Patients Rights Action Fund
  • About

    The mission of the Patients' Rights Action Fund (PRAF) is to provide financial and strategic support throughout the U.S. to protect the rights of patients and people with disabilities by opposing doctor prescribed suicide legislation. PRAF is the national coordinated movement to oppose efforts to make suicide a medical treatment and to promote measures that protect patients' civil rights. We connect new and existing grassroots organizations to build coalitions that oppose doctor prescribed suicide on the state level. We track and follow legalization efforts across multiple states, and provide resources to strategic opposition efforts. Read More
  • Contribute

    The movement to legalize doctor prescribed suicide is gaining momentum, but we have had significant victories in the fight to protect patients, people with disabilities and the most vulnerable. Success in these battles is not possible without your support. Please consider making a financial contribution to our cause and staying connected with us by signing up for our email alerts. We can't do it without your help. Read More
  • Join the Effort

    PRAF is only as strong as our network of supporters. Stay connected and help us fight to protect patients' and people with disabilities' civil rights. Please sign up for our email alerts and consider making a financial contribution to our cause. We can't do it without your help. Read More
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Judge's ruling stops right-to-die lawsuit

 San Diego Union Tribune

CA law that prohibits a doctor from assisted suicide is constitutional, judge says

A Superior Court judge’s ruling Friday effectively halts a lawsuit seeking protections for California doctors who want to help terminally ill patients end their lives.

The lawsuit, filed in May on behalf of a San Diego physician and three people suffering from fatal illnesses, focuses on the debate over aid in dying, the term advocates prefer over doctor-assisted suicide.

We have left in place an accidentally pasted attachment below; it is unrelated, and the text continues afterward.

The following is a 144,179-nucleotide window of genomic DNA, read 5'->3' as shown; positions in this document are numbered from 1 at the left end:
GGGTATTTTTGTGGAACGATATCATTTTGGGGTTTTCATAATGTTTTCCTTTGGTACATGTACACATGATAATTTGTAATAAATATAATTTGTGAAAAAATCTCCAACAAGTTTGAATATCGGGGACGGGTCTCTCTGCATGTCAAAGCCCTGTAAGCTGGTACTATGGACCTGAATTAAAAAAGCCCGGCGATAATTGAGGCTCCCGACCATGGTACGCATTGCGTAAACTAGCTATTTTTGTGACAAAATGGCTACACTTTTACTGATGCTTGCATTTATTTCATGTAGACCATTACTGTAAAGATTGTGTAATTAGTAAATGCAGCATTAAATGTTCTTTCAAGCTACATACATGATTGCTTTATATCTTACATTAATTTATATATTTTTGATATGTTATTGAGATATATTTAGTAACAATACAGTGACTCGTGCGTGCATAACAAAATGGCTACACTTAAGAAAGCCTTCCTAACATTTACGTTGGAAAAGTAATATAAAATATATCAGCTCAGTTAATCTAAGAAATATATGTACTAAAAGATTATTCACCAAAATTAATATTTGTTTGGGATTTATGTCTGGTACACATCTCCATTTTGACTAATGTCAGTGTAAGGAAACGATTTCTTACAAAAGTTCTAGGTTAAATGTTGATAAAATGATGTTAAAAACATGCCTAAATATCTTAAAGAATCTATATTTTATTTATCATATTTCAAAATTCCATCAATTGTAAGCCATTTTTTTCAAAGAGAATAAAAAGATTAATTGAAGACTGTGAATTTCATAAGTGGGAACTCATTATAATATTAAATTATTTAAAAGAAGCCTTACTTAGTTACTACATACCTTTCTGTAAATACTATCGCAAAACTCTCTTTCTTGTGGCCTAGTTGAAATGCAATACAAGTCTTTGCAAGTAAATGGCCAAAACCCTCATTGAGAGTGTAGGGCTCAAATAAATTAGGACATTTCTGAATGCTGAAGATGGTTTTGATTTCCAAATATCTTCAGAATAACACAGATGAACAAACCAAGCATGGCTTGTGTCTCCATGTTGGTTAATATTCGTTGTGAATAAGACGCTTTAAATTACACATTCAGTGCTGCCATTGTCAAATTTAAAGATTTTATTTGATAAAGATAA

Read more: Judge's ruling stops right-to-die lawsuit

California assisted death bill appears finished for the year

By Alexei Koseff
The Sacramento Bee

With votes lining up against the measure, California’s controversial assisted death bill was pulled from the Assembly Health Committee schedule Tuesday for the second time in two weeks and appears done for the year.

Senate Bill 128, which would allow doctors to prescribe lethal drugs to terminally ill patients, passed the Senate last month but has encountered stiff resistance in the lower house amid lobbying from a coalition of medical, religious and disability rights groups. Of the 19 committee members contacted by The Sacramento Bee, just four said they would support the bill in its current form.

Read more: California assisted death bill appears finished for the year

Opinion: Physician-assisted suicide puts the vulnerable at risk

Stephanie Packer, a mom fighting a terminal lung disease, explains why she opposes California's Senate Bill 128

June 24, 2015 7:30PM ET

by Stephanie Packer - Posted by Al Jazeera America

In the past year, lawmakers in two dozen states have put controversial end-of-life bills up for debate. Across the country, there is growing support to allow terminally ill patients to end their lives with a prescription pill, but only five states now allow medically assisted suicide. In California, a bill that could legalize medically assisted suicide is making its way through the state Legislature. Stephanie Packer, who is battling a terminal lung disease, says she thinks passing it would be a huge mistake.

In 2012, after suffering a series of debilitating lung infections, a doctor diagnosed me with scleroderma, an autoimmune disease that causes a hardening of the skin and, in some cases, other organs. Given the progression of my disease, my doctor told me that I had three years to live.

Read more: Opinion: Physician-assisted suicide puts the vulnerable at risk

Disabled rights advocates fight assisted suicide legislation

by Anna Gorman, Kaiser Health News

June 28, 2015

When he was 19, Anthony Orefice hit a telephone pole on his motorcycle going 100 miles per hour. Doctors told his family he wouldn't survive. He did, but the accident left him paralyzed from the chest down, unable to do what he loved -- surf, snowboard or ride dirt bikes."All you are thinking is the worst, worst, worst – everything you can't do," said Orefice, who lives in Valencia, Calif. "I wanted to be dead."

Read more: Disabled rights advocates fight assisted suicide legislation

Assisted suicide bill fails in Maine Legislature

Despite passage by the House, Senate support falls one vote short.

June 17, 2015
The Associated Press

AUGUSTA – Maine lawmakers have defeated a bill that would have allowed doctors to provide lethal doses of medication to terminally ill patients.

Republican Sen. Roger Katz’s bill died Tuesday because the Senate and House failed to agree on the bill.

The Republican-controlled Senate narrowly rejected the bill with an 18-17 vote earlier this week. The Democratic-led House supported it with a 76-70 vote.

Katz and other supporters said that people who don’t have much time left to live should be free to end their life when they are ready. But opponents said lawmakers should focus on expanding access to palliative care. They said they feared it would send the message that the state of Maine condones suicide.

Five states currently allow dying patients to end their lives under a doctor’s care.

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